Chicken raising tips – Backyard chicken hygiene

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Maintaining the hygiene of your flock is an important aspect of being a responsible backyard chicken keeper.

A study published in the New England Journal of Medicine tracked 316 cases of salmonella poisoning from handling live chickens from 2004 to 2001.  Most of the infection were traced to an unidentified mail-order hatchery.

According to Dr. Casey Barton Behravesh, a veterinary epidemiologist for the CDC,  “A perfectly healthy chicken can shed salmonella bacteria.”

“People know to wash their hands after they handle raw chicken from the grocery store, but forget that live chickens can carry salmonella germs too.” Dr Behravesh said.

Despite the concerns you can avoid the risks of salmonella and other health risks by doing a few simple things such as washing your hands with soap and water after handling your backyard chickens, washing the birds’ bowls outside and not allowing children to bring chickens into the house.

The following is some tips and guide to help maintain good flock hygiene for both your chickens and your family.

Click here to get your FREE copy of our "Backyard Chicken Hygiene Guide"

Clean your chicken coop and chicken runs every 1-2 weeks

Start by removing the chickens from the coop and lock them out.  Make sure you wear some gloves because it can get messy. 

Remove the roosts and place them in the sun.

With a dust pan remove the soiled pine shavings or whatever you choose to line your coop with and put them in the compost bin.

Wipe down the surfaces of the coop with a water and white vinegar mixture.  There is always some caked on poop that needs a bit of scrubbing.

Next you will want to disinfect the coop using a broad spectrum virucidal all purpose disinfecting formula and cleaner.

Poultry Disinfectant – click for details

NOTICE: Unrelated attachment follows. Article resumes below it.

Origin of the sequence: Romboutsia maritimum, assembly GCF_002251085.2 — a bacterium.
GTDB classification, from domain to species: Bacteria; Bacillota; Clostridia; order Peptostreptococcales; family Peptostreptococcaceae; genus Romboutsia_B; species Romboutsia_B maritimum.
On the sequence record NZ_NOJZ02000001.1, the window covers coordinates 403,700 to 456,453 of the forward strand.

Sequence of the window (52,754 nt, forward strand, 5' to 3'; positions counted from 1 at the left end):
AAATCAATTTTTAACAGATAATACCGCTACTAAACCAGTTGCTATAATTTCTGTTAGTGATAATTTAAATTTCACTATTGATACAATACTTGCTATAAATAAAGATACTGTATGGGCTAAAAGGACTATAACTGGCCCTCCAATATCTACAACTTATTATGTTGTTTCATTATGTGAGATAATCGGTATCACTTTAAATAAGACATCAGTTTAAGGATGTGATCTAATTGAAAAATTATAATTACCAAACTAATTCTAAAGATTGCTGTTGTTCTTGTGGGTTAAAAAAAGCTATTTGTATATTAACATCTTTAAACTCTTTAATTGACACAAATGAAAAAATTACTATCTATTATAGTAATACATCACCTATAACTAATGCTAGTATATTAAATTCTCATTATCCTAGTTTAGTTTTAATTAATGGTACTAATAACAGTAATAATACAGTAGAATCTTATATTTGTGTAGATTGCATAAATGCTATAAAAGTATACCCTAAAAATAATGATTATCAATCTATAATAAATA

After the coop is disinfected give everything a spray with Mann Pro’s Poultry Protector to prevent mites and lice.

Prevent lice and mites – click

Finally replace the flooring with fresh pine shavings and sprinkle around a nesting box blend. Nesting Box Blends is a strong and aromatic blend of natural flowers, herbs and leaves with strong antibacterial, parasitic and insecticide properties.

Antibacterial – click here

Have a dedicated pair of rubber boots and disinfect them regularly

Caretakers or others who need to come in contact with your flock should change their footwear and wear a pair of rubber boots you keep outside the run dedicated for ‘visitors’.

Set up a footbath for disinfecting boots.

Boot bath – click here

Fill the boot bath with a mix of 3/4 Cup bleach per gallon of water.  Also keep a stiff brush nearby. Ask friends who come to visit to first scrub their boots to remove caked on dirt and manure and then to stand in the foot bath and scrape the bottom of their boots on the mat before approaching your chicken area. It’s also good practice to use it yourself any time you enter or exit the run. (Rinse and refill as needed as the bath gets dirty.)

Wash your hands after handling your chickens

Wash your hands with soap and water after handling your backyard chickens.

Click here

Alternatively keep waterless hand sanitizer in or near your run – and use it often. Also keep one in your car and use it after visiting the feed store.

Wash your home grown food

Wash eggs before you put them in the refrigerator. And don’t let the chickens run freely in the vegetable garden during the growing season.

Make sure you wash vegetables that you have grown in your garden if they are in the vicinity of the chickens also.


Biosecurity of your flock is important.  This article from says it better than we could so we recommend reading this.

Keep chickens outside

Finally, keep your chickens outside.  Children tend to want to bring them inside particularly when it is cold.   Tell the kids the chickens do keep warm outside in the chicken coop in the winter!

Good hygiene comes down to common sense and it is an important part of keeping happy backyard chickens and a happy healthy family.

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